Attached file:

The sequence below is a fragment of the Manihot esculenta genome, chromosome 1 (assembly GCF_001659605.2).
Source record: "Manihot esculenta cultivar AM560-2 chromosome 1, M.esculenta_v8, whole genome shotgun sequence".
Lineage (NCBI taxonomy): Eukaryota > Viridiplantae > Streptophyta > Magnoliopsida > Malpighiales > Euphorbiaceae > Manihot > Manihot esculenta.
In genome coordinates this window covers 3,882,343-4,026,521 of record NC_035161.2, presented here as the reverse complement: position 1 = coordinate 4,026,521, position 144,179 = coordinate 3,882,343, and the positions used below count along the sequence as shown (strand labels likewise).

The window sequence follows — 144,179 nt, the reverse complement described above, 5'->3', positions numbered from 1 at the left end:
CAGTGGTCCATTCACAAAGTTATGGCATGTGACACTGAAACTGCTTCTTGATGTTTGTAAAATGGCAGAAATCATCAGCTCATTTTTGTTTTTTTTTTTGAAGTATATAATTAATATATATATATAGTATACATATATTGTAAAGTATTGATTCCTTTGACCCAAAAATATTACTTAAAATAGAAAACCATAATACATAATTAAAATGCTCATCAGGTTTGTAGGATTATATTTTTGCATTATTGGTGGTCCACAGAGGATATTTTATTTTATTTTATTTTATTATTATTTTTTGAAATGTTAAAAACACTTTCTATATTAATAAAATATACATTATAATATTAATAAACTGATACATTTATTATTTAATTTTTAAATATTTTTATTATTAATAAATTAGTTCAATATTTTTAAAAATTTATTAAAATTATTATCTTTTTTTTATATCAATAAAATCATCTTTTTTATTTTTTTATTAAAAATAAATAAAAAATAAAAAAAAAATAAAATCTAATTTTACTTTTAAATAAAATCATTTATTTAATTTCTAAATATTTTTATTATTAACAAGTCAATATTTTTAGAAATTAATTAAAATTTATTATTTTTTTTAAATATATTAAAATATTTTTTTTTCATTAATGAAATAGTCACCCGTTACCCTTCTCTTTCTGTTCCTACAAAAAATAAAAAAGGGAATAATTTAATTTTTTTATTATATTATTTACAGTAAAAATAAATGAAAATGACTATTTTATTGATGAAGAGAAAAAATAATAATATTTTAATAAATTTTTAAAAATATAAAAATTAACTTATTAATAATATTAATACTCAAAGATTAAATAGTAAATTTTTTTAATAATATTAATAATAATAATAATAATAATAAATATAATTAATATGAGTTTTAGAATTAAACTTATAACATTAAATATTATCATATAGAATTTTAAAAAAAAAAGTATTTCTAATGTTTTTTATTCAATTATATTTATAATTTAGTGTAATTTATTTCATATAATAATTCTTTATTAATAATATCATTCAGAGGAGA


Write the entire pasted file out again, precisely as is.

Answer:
The sequence below is a fragment of the Manihot esculenta genome, chromosome 1 (assembly GCF_001659605.2).
Source record: "Manihot esculenta cultivar AM560-2 chromosome 1, M.esculenta_v8, whole genome shotgun sequence".
Lineage (NCBI taxonomy): Eukaryota > Viridiplantae > Streptophyta > Magnoliopsida > Malpighiales > Euphorbiaceae > Manihot > Manihot esculenta.
In genome coordinates this window covers 3,882,343-4,026,521 of record NC_035161.2, presented here as the reverse complement: position 1 = coordinate 4,026,521, position 144,179 = coordinate 3,882,343, and the positions used below count along the sequence as shown (strand labels likewise).

The window sequence follows — 144,179 nt, the reverse complement described above, 5'->3', positions numbered from 1 at the left end:
CAGTGGTCCATTCACAAAGTTATGGCATGTGACACTGAAACTGCTTCTTGATGTTTGTAAAATGGCAGAAATCATCAGCTCATTTTTGTTTTTTTTTTTGAAGTATATAATTAATATATATATATAGTATACATATATTGTAAAGTATTGATTCCTTTGACCCAAAAATATTACTTAAAATAGAAAACCATAATACATAATTAAAATGCTCATCAGGTTTGTAGGATTATATTTTTGCATTATTGGTGGTCCACAGAGGATATTTTATTTTATTTTATTTTATTATTATTTTTTGAAATGTTAAAAACACTTTCTATATTAATAAAATATACATTATAATATTAATAAACTGATACATTTATTATTTAATTTTTAAATATTTTTATTATTAATAAATTAGTTCAATATTTTTAAAAATTTATTAAAATTATTATCTTTTTTTTATATCAATAAAATCATCTTTTTTATTTTTTTATTAAAAATAAATAAAAAATAAAAAAAAAATAAAATCTAATTTTACTTTTAAATAAAATCATTTATTTAATTTCTAAATATTTTTATTATTAACAAGTCAATATTTTTAGAAATTAATTAAAATTTATTATTTTTTTTAAATATATTAAAATATTTTTTTTTCATTAATGAAATAGTCACCCGTTACCCTTCTCTTTCTGTTCCTACAAAAAATAAAAAAGGGAATAATTTAATTTTTTTATTATATTATTTACAGTAAAAATAAATGAAAATGACTATTTTATTGATGAAGAGAAAAAATAATAATATTTTAATAAATTTTTAAAAATATAAAAATTAACTTATTAATAATATTAATACTCAAAGATTAAATAGTAAATTTTTTTAATAATATTAATAATAATAATAATAATAATAAATATAATTAATATGAGTTTTAGAATTAAACTTATAACATTAAATATTATCATATAGAATTTTAAAAAAAAAAGTATTTCTAATGTTTTTTATTCAATTATATTTATAATTTAGTGTAATTTATTTCATATAATAATTCTTTATTAATAATATCATTCAGAGGAGA